School options may widen in Knightdale by 2015

aspecht@newsobserver.comSeptember 16, 2013 

Bob Luddy tells parents at Knightdale Town Hall last March that Thales Academy, a network of private schools he’s considering expanding to Knightdale, helps children reach their highest potential.

PAUL A. SPECHT — aspecht@newsobserver.com

— By 2015, the number of eastern Wake charter schools may double, and the number of alternative schools in the region may triple.

East Wake Academy, a charter school in Zebulon, is currently the only major alternative to traditional public schools in eastern Wake.

But recently, administrators of Thales Academy, a Triangle-based private school system, have said they hope to open an elementary school in Knightdale by fall 2015. And on Sept. 7, Cardinal Charter Academy filed a letter of intent with the state to open a school at an unspecified location in Knightdale for the 2015-2016 school year.

Thales Academy hopes to build its two-story brick building adjacent to Knightdale Station, the new park the town is scheduled to open Sept. 19. Karl Blackley, president of Preston Development, recently said he’s in the final stages of contract talks with Thales Academy.

Cardinal Charter Academy doesn’t own land in Knightdale and hasn’t identified where it hopes to build in Knightdale, according to Allen Taylor, board chairman for Cardinal Charter Academy. But the charter hopes to act soon, Taylor said in a recent interview.

Representatives for both schools say Knightdale appeals to them because the town lacks education options. There currently is no magnet, charter, or private school in Knightdale. Additionally, many of the region’s schools have a high percentage of students from impoverished families. Test scores and high school graduation rates at schools in Knightdale, Wendell and Zebulon tend to lag behind the county average.

“We noted the demographics in the area of Knightdale … and thought there was a need,” Taylor said. “It's certainly an underserved community.”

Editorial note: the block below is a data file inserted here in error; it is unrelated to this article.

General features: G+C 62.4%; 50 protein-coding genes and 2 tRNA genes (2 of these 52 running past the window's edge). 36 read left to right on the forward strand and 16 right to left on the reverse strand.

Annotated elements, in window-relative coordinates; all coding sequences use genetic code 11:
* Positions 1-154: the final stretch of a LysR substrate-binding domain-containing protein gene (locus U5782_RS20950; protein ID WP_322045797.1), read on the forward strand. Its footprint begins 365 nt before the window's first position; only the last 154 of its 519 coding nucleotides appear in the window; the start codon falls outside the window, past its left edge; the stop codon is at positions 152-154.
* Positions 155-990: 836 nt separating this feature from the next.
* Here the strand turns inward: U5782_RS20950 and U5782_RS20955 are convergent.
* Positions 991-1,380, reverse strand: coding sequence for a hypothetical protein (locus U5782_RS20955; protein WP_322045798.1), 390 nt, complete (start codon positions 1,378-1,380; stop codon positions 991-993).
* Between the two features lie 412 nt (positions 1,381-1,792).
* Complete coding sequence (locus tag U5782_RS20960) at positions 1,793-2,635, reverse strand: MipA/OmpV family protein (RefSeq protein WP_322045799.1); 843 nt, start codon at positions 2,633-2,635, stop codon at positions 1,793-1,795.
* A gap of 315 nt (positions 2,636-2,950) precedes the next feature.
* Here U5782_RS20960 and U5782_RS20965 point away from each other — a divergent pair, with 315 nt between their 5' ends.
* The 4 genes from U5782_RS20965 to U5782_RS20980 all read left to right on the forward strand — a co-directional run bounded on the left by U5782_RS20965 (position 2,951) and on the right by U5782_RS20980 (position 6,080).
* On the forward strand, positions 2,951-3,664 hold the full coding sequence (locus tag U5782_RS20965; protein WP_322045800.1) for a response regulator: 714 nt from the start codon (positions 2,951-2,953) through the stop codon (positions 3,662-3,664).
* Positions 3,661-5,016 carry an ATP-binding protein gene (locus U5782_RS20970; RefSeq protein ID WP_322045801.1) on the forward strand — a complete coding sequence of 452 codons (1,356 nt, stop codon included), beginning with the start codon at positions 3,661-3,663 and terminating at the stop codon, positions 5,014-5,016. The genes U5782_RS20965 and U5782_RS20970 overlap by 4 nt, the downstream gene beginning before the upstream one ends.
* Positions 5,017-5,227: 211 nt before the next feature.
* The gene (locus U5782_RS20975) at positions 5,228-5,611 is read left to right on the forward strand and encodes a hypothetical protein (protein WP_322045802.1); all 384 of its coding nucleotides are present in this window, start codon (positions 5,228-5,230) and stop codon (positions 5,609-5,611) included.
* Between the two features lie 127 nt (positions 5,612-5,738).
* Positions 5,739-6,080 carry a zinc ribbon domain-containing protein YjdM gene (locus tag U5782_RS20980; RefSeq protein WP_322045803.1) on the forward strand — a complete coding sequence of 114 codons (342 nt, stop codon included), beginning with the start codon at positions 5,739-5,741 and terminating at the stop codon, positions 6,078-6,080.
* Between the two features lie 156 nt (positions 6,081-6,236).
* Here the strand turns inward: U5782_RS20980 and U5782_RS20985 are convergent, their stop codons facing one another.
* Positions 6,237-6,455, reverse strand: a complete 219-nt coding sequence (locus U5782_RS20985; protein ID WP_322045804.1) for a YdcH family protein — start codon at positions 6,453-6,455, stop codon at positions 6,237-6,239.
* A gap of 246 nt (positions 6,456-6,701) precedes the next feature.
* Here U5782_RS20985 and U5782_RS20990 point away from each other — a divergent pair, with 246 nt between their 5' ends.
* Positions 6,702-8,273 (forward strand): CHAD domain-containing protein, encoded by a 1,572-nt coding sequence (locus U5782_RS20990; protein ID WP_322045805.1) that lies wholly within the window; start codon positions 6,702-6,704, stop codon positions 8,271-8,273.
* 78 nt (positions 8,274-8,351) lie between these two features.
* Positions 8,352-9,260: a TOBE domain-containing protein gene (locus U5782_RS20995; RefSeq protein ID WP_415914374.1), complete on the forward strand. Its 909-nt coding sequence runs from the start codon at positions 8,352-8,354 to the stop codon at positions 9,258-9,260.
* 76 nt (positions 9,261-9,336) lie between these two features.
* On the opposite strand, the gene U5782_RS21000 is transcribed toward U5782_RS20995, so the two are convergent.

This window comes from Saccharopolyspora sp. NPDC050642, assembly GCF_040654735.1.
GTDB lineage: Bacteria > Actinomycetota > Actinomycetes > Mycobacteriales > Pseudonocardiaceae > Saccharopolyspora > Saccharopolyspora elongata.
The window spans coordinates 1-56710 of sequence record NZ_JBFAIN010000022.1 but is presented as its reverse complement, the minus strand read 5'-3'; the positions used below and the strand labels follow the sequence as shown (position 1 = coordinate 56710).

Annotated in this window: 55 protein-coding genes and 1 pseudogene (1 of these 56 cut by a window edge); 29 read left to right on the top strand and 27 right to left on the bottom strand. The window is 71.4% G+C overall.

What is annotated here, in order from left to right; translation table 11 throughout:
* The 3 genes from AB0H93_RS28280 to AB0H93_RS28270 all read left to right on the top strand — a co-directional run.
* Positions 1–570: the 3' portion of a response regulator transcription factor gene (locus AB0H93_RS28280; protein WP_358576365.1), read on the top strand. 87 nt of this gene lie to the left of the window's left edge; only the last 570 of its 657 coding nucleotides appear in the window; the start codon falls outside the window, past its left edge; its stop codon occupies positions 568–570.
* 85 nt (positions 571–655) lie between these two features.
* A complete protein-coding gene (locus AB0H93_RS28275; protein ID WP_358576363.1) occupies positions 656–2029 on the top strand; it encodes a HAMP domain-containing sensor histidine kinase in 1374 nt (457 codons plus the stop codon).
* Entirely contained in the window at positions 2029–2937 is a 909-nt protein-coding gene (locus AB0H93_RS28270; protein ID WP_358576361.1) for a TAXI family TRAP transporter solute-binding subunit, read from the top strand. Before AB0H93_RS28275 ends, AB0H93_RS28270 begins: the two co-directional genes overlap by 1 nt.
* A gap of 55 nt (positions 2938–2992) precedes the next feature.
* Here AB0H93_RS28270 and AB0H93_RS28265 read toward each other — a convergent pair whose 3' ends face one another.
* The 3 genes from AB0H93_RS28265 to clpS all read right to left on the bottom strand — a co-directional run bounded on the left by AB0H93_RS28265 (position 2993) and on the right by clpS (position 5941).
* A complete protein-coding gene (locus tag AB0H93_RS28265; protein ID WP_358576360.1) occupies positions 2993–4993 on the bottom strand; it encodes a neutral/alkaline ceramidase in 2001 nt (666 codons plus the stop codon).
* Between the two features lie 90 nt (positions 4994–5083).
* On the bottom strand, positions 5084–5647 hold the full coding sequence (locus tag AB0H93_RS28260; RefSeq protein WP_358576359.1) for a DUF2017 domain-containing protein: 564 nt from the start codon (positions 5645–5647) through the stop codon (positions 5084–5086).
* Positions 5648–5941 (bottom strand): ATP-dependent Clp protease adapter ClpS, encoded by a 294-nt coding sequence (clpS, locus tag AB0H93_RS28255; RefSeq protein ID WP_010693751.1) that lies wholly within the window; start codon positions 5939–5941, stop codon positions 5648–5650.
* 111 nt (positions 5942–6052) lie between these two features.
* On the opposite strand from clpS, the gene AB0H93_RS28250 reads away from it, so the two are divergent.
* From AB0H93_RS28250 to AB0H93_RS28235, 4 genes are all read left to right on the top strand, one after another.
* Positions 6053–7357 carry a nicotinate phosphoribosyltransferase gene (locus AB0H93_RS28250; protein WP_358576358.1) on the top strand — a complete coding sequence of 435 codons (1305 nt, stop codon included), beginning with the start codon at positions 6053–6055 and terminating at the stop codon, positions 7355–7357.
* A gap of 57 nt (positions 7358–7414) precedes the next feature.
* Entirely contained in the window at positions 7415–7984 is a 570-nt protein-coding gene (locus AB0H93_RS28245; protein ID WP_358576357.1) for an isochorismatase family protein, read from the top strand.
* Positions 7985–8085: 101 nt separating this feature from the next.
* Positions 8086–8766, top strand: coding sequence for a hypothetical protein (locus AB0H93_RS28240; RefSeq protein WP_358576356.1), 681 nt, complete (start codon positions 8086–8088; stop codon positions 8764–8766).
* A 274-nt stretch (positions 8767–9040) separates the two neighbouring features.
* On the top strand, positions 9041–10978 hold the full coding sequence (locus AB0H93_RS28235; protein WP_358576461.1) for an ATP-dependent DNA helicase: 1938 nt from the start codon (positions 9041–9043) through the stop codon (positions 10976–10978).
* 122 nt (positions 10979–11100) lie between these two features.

Charter schools are public, taxpayer-funded schools that are exempt from some of the regulations that traditional public schools must follow. They are also independent of the school districts in which they’re located.

Demand for alternative schools likely would have been lower if East Wake Academy followed through with plans to open a sister school, Carolina Charter Academy, at the corner of Poole and Hodge roads in Knightdale by fall 2013. East Wake Academy halted expansion plans after firing former headmaster Brandon Smith.

Cardinal Charter Academy is part of a wave of charter schools proposed since the legislature eliminated the 100-school cap in 2011. There are 127 charter schools already open in North Carolina and that number could grow to 153 next year; the State Board of Education gave preliminary approval last week for 26 charters to open in 2014.

The number of charters could double in two years. More than 170 charter schools met the state’s Sept. 7 deadline for submitting letters of intent to open in August 2015. Cardinal Charter Academy was the only school that identified a desire to open a school in eastern Wake – but there could be others. Many of the 39 applications for schools in the Triangle-area didn't list a specific location. Twenty new charter schools are proposed for Wake County.

Staff writer T. Keung Hui contributed.

Specht: 919-829-4826

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